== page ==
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dc.contributor.authorBuchan, Alison
dc.date.accessioned2014-03-03T20:03:21Z
dc.date.available2014-03-03T20:03:21Z
dc.date.issued2001-12
dc.identifier.otherbuchan_alison_200112_phd
dc.identifier.urihttp://purl.galileo.usg.edu/uga_etd/buchan_alison_200112_phd
dc.identifier.urihttp://hdl.handle.net/10724/20294
dc.description.abstractThe degradation of lignin-related aromatic compounds is an important ecological process in the highly productive salt marshes of the southeastern U. S., yet little is known of the mediating organisms or their catabolic pathways. An initial study of six isolates suggested that members of the roseobacter lineage, a dominant marine clade within the ?- Proteobacteria, could degrade aromatic compounds via the ?-ketoadipate pathway, a catabolic route that has been well characterized in soil microbes. Four of the roseobacter group isolates had inducible protocatechuate 3,4-dioxygenase activity, a key enzyme in the pathway, in cell-free extracts when grown on p-hydroxybenzoate. The pcaHG genes encoding this ring-cleavage enzyme were cloned and sequenced from two isolates and in both cases the genes could be expressed in E. coli to yield dioxygenase activity. Evidence of genes encoding for protocatechuate 3,4-dioxygenase was found in all six roseobacter isolates by detection of pcaH by Southern hybridization or PCR amplification. These results suggested this ecologically important marine lineage compose a significant fraction of the aromatic compound degrading community in coastal systems. To test this hypothesis we investigated the diversity of pcaH amplified from bacterial communities associated with decaying Spartina alterniflora, the salt marsh grass dominating these coastal systems, as well as from enrichment cultures with aromatic substrates. Sequence analysis of 149 pcaH clones revealed 85 unique sequences. Fifty-eight percent of the clones matched sequences amplified from a collection of 36 bacterial isolates obtained from seawater or from senescent Spartina. Fifty-two percent of the pcaH clones could be assigned to the roseobacter group. Another 6% matched genes retrieved from non-roseobacter isolates cultured from decaying Spartina and 42% could not be assigned to a cultured bacterium based on sequence identity. These findings revealed a high diversity of genes encoding a single step in aromatic compound degradation in this coastal marsh and that many of the genes were indeed harbored by members of the roseobacter lineage. In a final study, we explored the genetic diversity of the ?-ketoadipate pathway among eight members of the roseobacter lineage (pairwise sequence identities of the 16S rDNA gene ranged from 92 to 99%). Genomic fragments containing gene clusters of this pathway were isolated and characterized by targeting pcaH. Sequence analysis revealed five unique gene arrangements. Identical gene clusters were found mostly between isolates demonstrating species-level identity (i.e. >99% similarity of 16S rDNA). In one isolate, six functionally related genes were identified: pcaQ, pobA, pcaD, -C, -H, and -G. The remaining seven isolates lacked at least one of these six genes within their respective gene clusters, however, gene order was consistent with this isolate s orientation. These results portray the dynamic nature of a set of genes that potentially play a central catabolic role in coastal marine environments.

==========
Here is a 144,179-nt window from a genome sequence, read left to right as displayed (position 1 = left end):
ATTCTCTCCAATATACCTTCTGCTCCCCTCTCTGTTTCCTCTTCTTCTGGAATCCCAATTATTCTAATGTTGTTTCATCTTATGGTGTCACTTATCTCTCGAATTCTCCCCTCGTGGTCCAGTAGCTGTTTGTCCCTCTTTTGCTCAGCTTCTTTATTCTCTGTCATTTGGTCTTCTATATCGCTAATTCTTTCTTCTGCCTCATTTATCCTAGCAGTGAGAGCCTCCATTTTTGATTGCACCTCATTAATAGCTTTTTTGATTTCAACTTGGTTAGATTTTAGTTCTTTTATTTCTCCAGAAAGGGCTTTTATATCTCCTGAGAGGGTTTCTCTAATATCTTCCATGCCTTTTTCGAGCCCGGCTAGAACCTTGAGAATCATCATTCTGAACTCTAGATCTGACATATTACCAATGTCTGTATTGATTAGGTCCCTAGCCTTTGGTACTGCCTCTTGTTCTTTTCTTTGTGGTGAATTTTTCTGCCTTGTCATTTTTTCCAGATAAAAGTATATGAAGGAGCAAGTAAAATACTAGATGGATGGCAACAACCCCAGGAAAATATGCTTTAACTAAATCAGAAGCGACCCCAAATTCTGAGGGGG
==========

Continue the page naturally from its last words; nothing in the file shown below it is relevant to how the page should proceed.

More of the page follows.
dc.publisheruga
dc.rightspublic
dc.subjectaromatic compound degradationmarine bacteriaprotocatechuate dioxygenasemicrobial ecology
dc.titleEcology and genetics of aromatic compound degradtion in the ecologically important roseobacter lineage of marine bacteria
dc.typeDissertation
dc.description.degreePhD
dc.description.departmentSchool of Marine Programs
dc.description.majorMarine Sciences
dc.description.advisorMary Ann Moran
dc.description.committeeMary Ann Moran
dc.description.committeeEllen Neidle
dc.description.committeeJames T. Hollibaugh
dc.description.committeeBrian Binder
dc.description.committeeWilliam Whitman


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